In Greenland it is more difficult. All towns are connected only by airlines and boat. With only two tons of cod liver or cod row it is difficult to viably start production. Transportation is expensive and raises our carbon footprint. We are trying to develop small-scale technologies that can work with the many side streams that come out of fishing. We have been quite successful, especially with cod. We now use a lot more of our cod product in our medium-sized facilities. When peeling shrimp, about 60 percent was not used. We now use it for meal in the form of powder and are currently investigating using the rest of the product for even higher value. We have taken product utilization of around 40 percent to almost a hundred percent. Iceland is a great example of this. They are very developed and do a tremendously good job of utilizing the entire fish. Of course, Iceland has a road that runs across the country and connects all factories. Additionally, the newest generation of trawlers also use more product rather than throwing it away. It is instead transformed into meal and fish oil, even though Greenland is not legally obliged to do so as they are in the EU. Social sustainability counts a lot for Royal Greenland. Greenland is not wealthy, especially when you get outside of Nuuk, the capital. We have quality education and decent work conditions that follow the remaining SDGs. While there is sometimes a dilemma between social and biological sustainability components, there usually is not. We try to educate every employee and many non-employees more every year. The idea is not to make every fisherman into a person with a PhD, but we want to make them more solid and well rounded. It is good for society and good for us because we have a more stable workforce.
What is Royal Greenland’s growth strategy in its various markets around the world?
Given that we only work with sustainable fish stocks, it is difficult for us to plan sales growth. We plan to get the most value out of every single kilo of seafood we harvest or purchase. This means placing it into the markets where people are most interested in our products. In the past, we primarily sold in Europe. Now, we sell more than 30 percent in Asia, with China being our largest market, and about 15 percent in North America. Japan is also a large market for us and has been for 30 years. We will continue to pursue markets where people appreciate our products the most. We have not historically been strong enough in Spanish-speaking markets in both Southern Europe and South America. We have a joint venture in Southern Chile down by Tierra del Fuego. Over time, we will become stronger there. We learned a valuable lesson during the pandemic on dependency. Historically, we sold two products in China. In the U.S. and in the U.K., we sold just one product. It is important we sell more than one or two products in every market otherwise we could be severely impacted by sudden changes. For example, China closed all its harbors just before Chinese New Year due to the pandemic, which hurt us badly. Brexit has also given us difficulties. Our strategy is to establish diverse products in diverse geographical markets.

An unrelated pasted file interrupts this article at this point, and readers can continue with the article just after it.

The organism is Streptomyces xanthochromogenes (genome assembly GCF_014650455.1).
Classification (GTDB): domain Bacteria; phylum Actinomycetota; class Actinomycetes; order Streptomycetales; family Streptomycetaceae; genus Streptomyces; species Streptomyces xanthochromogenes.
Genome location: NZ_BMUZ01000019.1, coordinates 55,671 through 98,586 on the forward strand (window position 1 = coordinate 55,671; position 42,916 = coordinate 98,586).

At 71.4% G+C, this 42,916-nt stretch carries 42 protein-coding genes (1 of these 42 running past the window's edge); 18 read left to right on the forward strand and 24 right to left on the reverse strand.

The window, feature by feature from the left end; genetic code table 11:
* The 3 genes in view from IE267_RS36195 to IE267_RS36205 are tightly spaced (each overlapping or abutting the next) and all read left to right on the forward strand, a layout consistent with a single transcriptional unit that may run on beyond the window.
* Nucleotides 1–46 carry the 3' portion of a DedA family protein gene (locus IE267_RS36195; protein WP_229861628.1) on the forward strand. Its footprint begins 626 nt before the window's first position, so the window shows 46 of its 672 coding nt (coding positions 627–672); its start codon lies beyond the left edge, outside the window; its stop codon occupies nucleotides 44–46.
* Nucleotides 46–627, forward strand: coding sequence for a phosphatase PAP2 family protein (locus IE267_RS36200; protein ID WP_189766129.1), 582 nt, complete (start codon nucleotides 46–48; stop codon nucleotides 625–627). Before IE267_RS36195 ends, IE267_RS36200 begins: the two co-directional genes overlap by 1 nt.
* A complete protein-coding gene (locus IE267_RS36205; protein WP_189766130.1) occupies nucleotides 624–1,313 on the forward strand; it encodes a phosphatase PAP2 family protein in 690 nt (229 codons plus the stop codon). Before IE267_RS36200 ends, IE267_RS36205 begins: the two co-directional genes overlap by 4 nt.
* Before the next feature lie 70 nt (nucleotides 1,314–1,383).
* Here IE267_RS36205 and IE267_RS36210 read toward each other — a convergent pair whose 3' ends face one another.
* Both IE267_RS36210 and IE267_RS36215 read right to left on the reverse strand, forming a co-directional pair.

What major trends are impacting the global fishing industry?
Of the annual 75 tons of tons of wild-caught fish around the globe, we are producing a bigger supply of seafood due to sustainable practices. Another trend relates to the ability of older people to prepare seafood and other foods in general compared to the younger generation. There is a trend towards getting different foodstuffs at the convenience sector, which is challenging for fish and meats because hygienic standards in these areas are more complicated than other food products. We spend a lot of energy making our products attractive to younger and more modern consumers. In our more traditional markets, such as Scandinavia and the U.K., much of our products are consumed by older people. We know that a lot of young people are focused on health and seafood is healthy. The challenge is getting it to them in a shape they feel comfortable with. The largest market is China. If you look at the consumption of shrimp there, a lot of consumers now buy them on the internet. However, they are not going to buy one kilo of shell-on prawns because many do not have a freezer. Consumers want the amount they will be eating with the meal they are ordering it for. A lot of this requires revamps in packaging and distribution chains. In our case, we invested in a company in China that has a connection to consumers and a strong presence on various internet platforms for seafood. The trend has forced us to be much closer to the consumer. We had always talked about the importance of this, but it is now imperative.
What is the most important thing for consumers to consider when buying fish products?
Historically, many Europeans were impacted by bad fishing practices in our oceans by our fishermen. Some people think eating fish is not sustainable, which is inaccurate. Many people currently have the misconception that all fisheries are unsustainable. Obviously taking a massive trawl up and down a coral reef is not a good idea. One must map the bottom of the ocean and know where there are corals and where there is sand and mud. If biologists know where fish breed, they can tell you where not to fish. If the entire industry uses global positioning and automatic tracking systems on all boats, we can make sure everyone avoids destructive areas. If you have well-managed fisheries, it is as close to being free as possible. If you take care of the ocean and only fish the amount recommended by biologists, then wild-caught fish is a superb way of getting sustainable healthy protein.